Sunday, July 10, 2011

Too Creepy/Weird?

This is my first attempt at a Frowning Francis pattern.  She was a LOT of fun to make, but I am glad she is going to a new home soon. I'm not sure I can take her staring at me like that!

This is the "Embellished Bird" pattern from the website. I also have the mermaid and zombie elephant patterns to play with. It is a nice little creative vacation to turn off the brain and just follow instructions for a change.

Sunday, July 03, 2011

Grilled Pizza

When Jake bought me my grill last year, one of the first things I tried was Grilled Pizza, just because it sounded like so much fun.  I was right - it IS fun, and we loved it so much that I have been making it regularly ever since.  I have been asked several times for the recipe, but I haven't been able to come up with a good response because what I do is a mishmash of researching many many recipes in books and on the internet.  (Why yes, I do read cookbooks for fun, LOL.)

Anyway, I am going to take a stab at writing it down.  Feel free to e-mail me with questions!

The most important element of this process is a good crust.  The tastiest recipes call for a long cold rise, so you need to put the dough together at least 24 hours before firing up the grill.  I like Alton Brown's recipe.  Don't be fooled by the 1 star reviews - the people who deemed it inedibly salty obviously used regular salt instead of kosher.  (By the way, if you haven't switched to kosher salt yet, I recommend you do so.  Yummy!)

On the other hand, if you're like me and don't always plan your menus ahead of time, I have a fabulous 2 hour dough recipe from Eating Well magazine that comes together effortlessly in my food processor.  It isn't as tasty as the 2-day variety, but is definitely good enough, especially when one is craving pizza *today*, LOL.

After your dough has finished rising, punch it down and divide it into 4 equal pieces.  (8 pieces, if you're using Alton's recipe.)  Cut four 10" pieces of parchment paper, spray well with nonstick spray and dust lightly with flour.  Put one piece of dough on each piece of parchment and, using just your fingers, spread the dough out into a disk about 1/4" thick and don't stress about the shape.  Brush with a light coat of olive oil, then repeat with the remaining dough pieces and let them rest while you assemble your toppings.

Grilled pizza goes fast, so it is important to have everything ready before you start cooking.   Anything goes when it comes to choosing your toppings - my favorite combination is grilled red pepper, grilled zucchini, and grilled onion topped with mozzarella and parmesan.  I am still searching for the perfect sauce recipe...

So, your dough is shaped and rested, your sauce is ready, the toppings are set out, and the cheeses are grated?  Good.  Let's grill!

To start with, make sure your grill grate is pristinely clean and well oiled.  Fire it up and crank the heat to medium-high.  (I like to maintain a temperature around 450 degrees.)    When the grill is ready, put your crusts on the grate paper side up.  Leave the papers on.  Close the lid and DON'T GO ANYWHERE.  After 3 minutes, open the lid, remove the papers and check the underside of the crusts.  If they're a nice golden brown, they're ready.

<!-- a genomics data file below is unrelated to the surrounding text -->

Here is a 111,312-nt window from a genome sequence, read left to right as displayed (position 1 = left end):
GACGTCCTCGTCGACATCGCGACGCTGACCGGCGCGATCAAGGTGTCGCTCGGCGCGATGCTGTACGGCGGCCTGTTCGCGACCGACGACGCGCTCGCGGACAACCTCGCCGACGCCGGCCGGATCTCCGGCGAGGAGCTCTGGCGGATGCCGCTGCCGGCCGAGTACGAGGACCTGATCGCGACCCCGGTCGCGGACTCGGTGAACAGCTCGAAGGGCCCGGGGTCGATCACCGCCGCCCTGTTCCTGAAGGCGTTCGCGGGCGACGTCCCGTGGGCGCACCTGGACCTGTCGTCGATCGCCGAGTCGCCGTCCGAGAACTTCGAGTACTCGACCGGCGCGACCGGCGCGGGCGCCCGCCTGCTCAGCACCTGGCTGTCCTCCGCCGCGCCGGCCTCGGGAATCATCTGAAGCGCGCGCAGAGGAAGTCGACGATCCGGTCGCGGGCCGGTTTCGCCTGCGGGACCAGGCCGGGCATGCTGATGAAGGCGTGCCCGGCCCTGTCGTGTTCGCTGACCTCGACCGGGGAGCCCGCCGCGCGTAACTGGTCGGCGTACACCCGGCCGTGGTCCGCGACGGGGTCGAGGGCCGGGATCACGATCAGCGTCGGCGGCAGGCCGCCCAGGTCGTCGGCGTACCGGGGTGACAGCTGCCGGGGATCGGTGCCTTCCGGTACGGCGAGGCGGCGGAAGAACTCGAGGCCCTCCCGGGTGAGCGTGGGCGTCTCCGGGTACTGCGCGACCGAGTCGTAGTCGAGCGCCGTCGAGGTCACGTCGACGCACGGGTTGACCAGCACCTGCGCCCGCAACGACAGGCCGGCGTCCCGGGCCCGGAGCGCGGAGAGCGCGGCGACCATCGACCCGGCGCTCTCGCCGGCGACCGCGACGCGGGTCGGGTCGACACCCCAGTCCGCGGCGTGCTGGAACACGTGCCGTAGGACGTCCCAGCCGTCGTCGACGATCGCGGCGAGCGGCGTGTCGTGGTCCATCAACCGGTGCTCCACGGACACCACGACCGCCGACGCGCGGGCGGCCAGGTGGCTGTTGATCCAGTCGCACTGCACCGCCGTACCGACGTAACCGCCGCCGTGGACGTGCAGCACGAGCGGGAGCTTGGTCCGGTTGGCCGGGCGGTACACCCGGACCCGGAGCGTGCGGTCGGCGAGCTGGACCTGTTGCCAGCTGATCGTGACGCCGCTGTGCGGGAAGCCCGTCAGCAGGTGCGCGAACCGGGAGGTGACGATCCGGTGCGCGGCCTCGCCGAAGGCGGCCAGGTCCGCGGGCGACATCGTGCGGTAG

Remove the crusts from the grill.  (I have my own pizza peel for this.  If you make a lot of pizza, a peel is worth the investment in money and storage space.)  Close the lid.  Lightly coat the "raw" side of the crusts with olive oil, then TURN THEM OVER.  (I forgot to turn them over once.  Don't repeat my mistake.)  Put a light coating of sauce on the toasted side of the crusts, add the toppings of your choice, then top with cheese.

Please note:  It isn't a good idea to pile on a huge mound of everything the way they do in most pizza parlors.  Go easy with the sauce, you should be able to see the crust through the toppings, and a single layer of each cheese is plenty.  Moderation is the key to a perfect Grilled Pizza.

OK, sermon over.  It's time to put the pizzas back on the grill with the lid closed.  After another 3 minutes, check to see if the undersides are nice and brown and the cheese is melted.  If not, leave them on for another minute.  If they're ready, take the pizzas off the grill, let them sit for a minute or 2 for the cheeses to set up, then serve.  Enjoy!

Not White-on-White

This lady doesn't have a name yet, but I am so happy with how she turned out that I am going to share her anyway. She is the product of yet another online class with the incredible Sherry Goshon, this time from the Crafty College at Doll Street.  Her body is wrapped wire, plaster cloth, and paper clay, while her arms and hands are cloth.  Her face is from Sherry's "Krystal" pressmold, and her hair is tibetan lamb.

The shining star of this piece though, is her wings, don't you agree?

These wings were custom made for me by Judy Serreseque from OOAK Artist Emporium, and a believe me they are worth every penny - I actually gasped when I opened the package when they arrived.  This doll was *supposed* to be a white-on-white piece, but I needed to add quite a lot of color to her to live up to those glorious wings.  The subtle texture is amazingly realistic.  The beads and glitter give it just the right amount of bling without being too much, while the Swarovski crystals are the perfect finishing touch.

I have tried and tried to create a white-on-white project, but I have never yet managed to do it.  Oh well, there is always next time!